Pakistan on Saturday said it has received India's reply to its offer to allow the wife of alleged Indian spy Kulbhushan Jadhav, who has been sentenced to death in Islamabad, to meet his wife. According to sources, India has requested that Jadhav's mother be allowed to meet him first.
"India's reply to Pakistan's humanitarian offer for Commander Jadhav received and is being considered," Pakistan Foreign Office spokesperson Mohammad Faisal tweeted.
Jadhav's mother had filed a visa application with the Pakistan High Commission in New Delhi earlier this year.
The source said that India has expressed reluctance in sending Jadhav's wife alone to Pakistan and insisted that his mother's application should also be processed.
India maintains that Jadhav's mother has a right to meet her son.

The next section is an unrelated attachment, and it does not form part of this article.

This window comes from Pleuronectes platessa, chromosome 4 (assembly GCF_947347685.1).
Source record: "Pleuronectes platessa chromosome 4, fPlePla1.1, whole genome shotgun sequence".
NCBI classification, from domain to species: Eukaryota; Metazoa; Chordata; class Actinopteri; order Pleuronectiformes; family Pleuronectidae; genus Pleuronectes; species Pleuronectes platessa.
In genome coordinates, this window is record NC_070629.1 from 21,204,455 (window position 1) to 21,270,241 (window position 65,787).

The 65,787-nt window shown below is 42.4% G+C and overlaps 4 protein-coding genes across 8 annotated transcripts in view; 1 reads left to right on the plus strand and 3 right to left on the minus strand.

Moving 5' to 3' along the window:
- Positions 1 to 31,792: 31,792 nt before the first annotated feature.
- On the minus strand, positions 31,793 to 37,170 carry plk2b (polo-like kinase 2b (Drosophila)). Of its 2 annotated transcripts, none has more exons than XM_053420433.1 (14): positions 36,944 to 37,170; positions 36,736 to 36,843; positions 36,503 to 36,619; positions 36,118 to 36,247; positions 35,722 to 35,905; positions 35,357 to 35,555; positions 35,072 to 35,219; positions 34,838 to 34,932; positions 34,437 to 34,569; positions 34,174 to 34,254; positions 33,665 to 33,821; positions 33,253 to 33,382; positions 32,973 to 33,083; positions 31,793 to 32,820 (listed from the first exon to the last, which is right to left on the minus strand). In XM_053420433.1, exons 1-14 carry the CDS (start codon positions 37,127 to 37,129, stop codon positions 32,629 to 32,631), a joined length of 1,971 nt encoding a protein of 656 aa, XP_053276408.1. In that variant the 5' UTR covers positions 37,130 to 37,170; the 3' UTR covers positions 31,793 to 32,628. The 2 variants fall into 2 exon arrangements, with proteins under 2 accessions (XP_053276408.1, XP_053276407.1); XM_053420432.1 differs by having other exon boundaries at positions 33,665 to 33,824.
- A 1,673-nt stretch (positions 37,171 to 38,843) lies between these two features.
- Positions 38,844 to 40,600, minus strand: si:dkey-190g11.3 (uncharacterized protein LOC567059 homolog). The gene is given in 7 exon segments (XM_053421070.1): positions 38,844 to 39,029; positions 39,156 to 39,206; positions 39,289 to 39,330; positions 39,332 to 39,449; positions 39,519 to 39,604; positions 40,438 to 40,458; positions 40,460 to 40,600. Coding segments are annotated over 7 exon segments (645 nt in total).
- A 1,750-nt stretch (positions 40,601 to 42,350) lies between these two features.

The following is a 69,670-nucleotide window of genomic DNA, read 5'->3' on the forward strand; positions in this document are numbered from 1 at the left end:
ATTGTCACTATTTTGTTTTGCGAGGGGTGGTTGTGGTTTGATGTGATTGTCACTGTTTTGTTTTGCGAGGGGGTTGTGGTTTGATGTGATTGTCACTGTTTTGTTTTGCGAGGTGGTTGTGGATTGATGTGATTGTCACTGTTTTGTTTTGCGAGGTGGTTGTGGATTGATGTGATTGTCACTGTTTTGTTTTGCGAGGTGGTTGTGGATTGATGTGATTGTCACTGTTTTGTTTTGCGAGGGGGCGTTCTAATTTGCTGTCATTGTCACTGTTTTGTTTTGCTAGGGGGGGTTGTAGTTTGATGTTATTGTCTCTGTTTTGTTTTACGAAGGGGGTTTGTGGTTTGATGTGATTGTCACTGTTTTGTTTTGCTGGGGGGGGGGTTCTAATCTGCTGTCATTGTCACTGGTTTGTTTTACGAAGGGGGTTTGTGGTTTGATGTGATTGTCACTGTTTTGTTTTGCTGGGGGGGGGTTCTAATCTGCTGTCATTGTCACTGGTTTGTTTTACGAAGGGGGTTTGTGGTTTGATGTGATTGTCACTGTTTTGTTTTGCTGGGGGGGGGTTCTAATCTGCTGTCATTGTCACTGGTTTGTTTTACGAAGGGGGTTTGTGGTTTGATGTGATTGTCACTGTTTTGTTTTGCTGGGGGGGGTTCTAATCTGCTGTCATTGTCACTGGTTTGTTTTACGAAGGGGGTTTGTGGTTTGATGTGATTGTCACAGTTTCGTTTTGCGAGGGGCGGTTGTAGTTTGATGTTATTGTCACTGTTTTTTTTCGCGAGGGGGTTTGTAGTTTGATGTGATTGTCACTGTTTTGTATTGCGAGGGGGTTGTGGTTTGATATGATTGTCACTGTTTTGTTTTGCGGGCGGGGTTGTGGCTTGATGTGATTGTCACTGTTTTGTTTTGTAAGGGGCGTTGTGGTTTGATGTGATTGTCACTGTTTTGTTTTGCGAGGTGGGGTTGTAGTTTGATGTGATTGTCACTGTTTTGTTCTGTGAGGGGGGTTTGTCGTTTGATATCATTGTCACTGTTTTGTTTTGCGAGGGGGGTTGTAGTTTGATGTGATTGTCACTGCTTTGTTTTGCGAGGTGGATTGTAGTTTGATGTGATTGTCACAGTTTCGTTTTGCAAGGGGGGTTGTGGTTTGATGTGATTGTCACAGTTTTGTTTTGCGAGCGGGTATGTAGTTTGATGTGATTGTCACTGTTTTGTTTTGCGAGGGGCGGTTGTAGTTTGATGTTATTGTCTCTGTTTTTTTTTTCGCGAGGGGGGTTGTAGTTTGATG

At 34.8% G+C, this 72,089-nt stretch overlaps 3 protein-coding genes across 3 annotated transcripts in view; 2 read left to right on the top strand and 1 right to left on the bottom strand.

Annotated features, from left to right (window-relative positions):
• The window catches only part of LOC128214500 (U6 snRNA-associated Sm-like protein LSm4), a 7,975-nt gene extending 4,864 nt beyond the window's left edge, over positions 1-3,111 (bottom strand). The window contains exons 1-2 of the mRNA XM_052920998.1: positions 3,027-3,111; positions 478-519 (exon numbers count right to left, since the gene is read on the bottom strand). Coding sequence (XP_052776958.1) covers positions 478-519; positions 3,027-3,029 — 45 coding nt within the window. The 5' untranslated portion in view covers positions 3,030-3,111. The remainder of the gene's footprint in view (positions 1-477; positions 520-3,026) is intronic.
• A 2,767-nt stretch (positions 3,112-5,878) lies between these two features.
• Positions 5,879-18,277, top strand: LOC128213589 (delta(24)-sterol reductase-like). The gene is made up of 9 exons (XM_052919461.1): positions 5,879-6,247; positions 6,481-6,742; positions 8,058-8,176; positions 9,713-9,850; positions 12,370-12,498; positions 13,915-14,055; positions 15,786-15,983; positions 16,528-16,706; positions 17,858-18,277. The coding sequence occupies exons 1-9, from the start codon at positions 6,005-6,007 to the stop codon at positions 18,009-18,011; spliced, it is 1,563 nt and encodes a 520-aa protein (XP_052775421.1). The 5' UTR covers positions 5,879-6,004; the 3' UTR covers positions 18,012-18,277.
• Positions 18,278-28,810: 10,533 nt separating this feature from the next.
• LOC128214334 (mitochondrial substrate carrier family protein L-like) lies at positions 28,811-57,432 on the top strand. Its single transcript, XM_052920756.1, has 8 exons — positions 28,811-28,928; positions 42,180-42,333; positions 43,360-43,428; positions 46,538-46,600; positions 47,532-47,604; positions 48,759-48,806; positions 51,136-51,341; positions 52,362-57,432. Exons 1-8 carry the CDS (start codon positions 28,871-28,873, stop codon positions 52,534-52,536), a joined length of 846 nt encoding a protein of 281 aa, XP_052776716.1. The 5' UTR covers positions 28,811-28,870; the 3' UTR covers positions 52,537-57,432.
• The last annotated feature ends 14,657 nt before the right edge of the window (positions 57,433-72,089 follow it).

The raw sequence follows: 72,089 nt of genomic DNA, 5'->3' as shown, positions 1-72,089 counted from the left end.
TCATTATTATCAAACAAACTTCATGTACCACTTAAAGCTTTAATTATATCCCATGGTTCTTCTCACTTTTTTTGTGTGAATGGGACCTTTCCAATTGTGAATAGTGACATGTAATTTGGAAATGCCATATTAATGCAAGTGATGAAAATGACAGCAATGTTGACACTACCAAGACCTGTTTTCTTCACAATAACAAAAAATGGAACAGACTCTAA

In a sudden move, Pakistan had last week informed India that it would be willing to allow a meeting between the "self-confessed spy" and his wife "on humanitarian grounds".
The meeting would take place on Pakistani soil, the Foreign Office spokesman had told reporters.
It is not clear what prompted Islamabad to allow Jadhav's wife to meet him in Pakistan.
There were rumours that the two countries discussed the issue at a recent meeting between Indian External Affairs Minister Sushma Swaraj and the newly-appointed Pakistani High Commissioner to New Delhi Sohail Mahmood.
Islamabad, however, denied that the issue came under discussion.
Pakistan claims Jadhav is a serving Commander of the Indian Navy and was working for India's premier intelligence agency, Research and Analysis Wing (RAW). Islamabad says he was apprehended by law enforcement agencies on March 3, 2016 in Balochistan after he illegally crossed over into Pakistan. India has said Jadhav is a former navy officer and denied he was working for RAW.
Jadhav was sentenced to death earlier this year by a Pakistani military court. However, the International Court of Justice ordered a stay in his execution.
New Delhi has repeatedly sought consular access to Jadhav, but Islamabad has denied permission on the ground that such access in cases related to spies was not applicable.